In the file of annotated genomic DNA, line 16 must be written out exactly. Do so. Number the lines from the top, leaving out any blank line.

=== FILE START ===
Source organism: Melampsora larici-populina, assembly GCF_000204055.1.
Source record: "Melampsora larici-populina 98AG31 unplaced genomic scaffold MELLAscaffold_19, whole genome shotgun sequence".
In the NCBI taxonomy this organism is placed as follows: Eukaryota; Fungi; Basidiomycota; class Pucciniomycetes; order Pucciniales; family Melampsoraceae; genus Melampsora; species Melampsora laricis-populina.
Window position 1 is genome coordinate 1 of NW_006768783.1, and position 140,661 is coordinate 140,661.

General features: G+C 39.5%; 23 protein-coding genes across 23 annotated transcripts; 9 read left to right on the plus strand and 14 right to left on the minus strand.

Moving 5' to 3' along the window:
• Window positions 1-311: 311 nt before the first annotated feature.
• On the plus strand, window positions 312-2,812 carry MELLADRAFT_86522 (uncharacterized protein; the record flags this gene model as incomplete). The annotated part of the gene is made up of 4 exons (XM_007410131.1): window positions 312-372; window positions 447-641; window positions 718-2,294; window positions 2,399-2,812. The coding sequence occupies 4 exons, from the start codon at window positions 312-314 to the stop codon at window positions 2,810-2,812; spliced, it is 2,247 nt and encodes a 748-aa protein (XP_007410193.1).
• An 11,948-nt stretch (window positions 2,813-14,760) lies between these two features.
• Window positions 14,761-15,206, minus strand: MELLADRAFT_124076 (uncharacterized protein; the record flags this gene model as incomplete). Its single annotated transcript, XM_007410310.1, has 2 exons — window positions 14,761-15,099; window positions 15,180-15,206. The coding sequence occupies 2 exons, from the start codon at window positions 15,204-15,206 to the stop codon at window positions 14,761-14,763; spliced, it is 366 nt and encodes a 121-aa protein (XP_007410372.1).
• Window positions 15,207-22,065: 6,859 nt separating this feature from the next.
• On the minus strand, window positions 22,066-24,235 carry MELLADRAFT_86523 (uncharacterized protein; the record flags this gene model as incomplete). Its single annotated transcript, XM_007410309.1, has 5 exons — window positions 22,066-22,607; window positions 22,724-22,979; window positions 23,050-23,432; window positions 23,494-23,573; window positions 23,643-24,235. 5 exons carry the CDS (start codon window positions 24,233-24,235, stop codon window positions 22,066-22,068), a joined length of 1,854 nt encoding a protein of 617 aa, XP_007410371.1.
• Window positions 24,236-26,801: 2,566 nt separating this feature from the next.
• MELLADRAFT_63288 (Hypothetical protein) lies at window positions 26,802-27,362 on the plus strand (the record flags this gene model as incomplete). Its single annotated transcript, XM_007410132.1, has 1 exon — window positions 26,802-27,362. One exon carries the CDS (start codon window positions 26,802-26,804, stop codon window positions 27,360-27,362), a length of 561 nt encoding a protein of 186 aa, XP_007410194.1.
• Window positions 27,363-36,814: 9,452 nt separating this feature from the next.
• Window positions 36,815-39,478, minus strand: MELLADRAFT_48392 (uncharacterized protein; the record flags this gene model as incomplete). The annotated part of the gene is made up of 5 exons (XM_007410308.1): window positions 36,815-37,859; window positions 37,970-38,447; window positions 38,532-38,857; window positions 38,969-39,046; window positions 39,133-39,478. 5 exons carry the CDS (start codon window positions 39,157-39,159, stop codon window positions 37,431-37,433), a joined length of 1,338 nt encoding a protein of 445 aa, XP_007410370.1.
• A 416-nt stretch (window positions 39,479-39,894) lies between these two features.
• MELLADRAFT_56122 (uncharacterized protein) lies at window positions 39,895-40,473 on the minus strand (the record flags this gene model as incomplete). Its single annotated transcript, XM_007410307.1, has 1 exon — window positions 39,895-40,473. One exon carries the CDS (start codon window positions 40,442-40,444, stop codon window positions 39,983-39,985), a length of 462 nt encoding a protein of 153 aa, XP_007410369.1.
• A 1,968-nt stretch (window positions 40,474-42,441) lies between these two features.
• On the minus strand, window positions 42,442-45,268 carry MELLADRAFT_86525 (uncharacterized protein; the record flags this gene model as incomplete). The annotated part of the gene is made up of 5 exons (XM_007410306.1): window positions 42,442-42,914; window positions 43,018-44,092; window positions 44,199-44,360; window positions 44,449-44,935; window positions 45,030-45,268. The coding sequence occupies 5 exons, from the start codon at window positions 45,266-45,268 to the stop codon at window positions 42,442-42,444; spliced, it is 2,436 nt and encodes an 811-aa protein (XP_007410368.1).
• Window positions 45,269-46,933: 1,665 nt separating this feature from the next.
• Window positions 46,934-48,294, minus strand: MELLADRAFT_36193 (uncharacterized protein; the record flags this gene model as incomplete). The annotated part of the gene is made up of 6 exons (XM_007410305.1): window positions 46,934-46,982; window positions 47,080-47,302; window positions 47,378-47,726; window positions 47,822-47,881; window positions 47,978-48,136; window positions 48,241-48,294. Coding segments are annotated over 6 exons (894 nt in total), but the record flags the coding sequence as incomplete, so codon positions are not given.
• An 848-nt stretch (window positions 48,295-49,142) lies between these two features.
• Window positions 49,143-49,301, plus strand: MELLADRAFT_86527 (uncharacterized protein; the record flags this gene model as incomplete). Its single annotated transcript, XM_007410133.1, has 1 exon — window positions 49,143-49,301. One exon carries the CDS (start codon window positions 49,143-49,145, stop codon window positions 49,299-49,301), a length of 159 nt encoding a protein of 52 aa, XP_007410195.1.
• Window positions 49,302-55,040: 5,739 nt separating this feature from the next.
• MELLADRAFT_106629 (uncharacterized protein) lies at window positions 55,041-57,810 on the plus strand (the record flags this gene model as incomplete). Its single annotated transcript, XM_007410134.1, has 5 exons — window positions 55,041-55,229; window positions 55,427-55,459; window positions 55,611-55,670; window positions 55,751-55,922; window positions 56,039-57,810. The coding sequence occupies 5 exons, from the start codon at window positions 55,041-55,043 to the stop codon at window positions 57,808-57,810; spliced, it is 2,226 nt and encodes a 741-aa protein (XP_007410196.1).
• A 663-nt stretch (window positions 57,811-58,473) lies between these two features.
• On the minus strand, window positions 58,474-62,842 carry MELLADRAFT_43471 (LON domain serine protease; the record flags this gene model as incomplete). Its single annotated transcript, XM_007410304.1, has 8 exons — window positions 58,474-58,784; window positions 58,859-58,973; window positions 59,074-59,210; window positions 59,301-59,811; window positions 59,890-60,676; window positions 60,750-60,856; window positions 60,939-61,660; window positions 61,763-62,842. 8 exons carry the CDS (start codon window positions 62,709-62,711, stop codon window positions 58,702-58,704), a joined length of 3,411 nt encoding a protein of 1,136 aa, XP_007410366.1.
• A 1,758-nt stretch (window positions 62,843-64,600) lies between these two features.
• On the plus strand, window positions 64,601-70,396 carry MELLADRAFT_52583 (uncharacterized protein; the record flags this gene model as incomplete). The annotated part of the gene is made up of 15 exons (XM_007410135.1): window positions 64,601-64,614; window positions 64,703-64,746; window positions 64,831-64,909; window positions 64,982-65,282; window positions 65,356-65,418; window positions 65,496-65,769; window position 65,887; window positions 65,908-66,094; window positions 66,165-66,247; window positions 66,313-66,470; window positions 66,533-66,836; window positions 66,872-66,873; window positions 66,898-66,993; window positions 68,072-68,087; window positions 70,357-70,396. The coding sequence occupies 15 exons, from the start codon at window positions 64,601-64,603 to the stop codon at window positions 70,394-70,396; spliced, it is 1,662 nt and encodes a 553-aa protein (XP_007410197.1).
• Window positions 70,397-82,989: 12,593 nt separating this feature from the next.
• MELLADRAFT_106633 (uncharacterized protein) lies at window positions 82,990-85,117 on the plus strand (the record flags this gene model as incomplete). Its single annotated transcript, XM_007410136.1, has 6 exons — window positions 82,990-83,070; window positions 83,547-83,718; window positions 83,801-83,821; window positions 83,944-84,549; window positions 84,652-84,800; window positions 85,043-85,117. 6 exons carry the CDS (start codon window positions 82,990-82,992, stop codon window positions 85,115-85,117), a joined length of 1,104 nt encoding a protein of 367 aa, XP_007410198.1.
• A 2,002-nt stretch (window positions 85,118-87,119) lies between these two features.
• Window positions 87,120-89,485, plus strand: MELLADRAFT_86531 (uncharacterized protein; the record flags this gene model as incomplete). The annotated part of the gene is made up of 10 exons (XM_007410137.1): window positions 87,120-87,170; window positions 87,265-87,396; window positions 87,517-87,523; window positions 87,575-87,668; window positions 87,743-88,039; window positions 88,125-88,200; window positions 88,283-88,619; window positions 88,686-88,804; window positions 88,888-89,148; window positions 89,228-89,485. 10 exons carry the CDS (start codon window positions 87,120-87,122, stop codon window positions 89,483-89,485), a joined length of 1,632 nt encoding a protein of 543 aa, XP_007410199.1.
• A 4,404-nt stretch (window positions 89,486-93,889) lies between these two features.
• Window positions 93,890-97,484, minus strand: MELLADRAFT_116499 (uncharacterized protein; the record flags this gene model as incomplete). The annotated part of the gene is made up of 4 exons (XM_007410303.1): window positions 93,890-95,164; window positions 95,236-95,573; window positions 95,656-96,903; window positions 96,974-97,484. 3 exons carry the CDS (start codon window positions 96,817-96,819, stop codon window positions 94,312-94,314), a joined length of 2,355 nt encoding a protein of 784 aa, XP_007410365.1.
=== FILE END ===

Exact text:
• Window positions 36,815-39,478, minus strand: MELLADRAFT_48392 (uncharacterized protein; the record flags this gene model as incomplete). The annotated part of the gene is made up of 5 exons (XM_007410308.1): window positions 36,815-37,859; window positions 37,970-38,447; window positions 38,532-38,857; window positions 38,969-39,046; window positions 39,133-39,478. 5 exons carry the CDS (start codon window positions 39,157-39,159, stop codon window positions 37,431-37,433), a joined length of 1,338 nt encoding a protein of 445 aa, XP_007410370.1.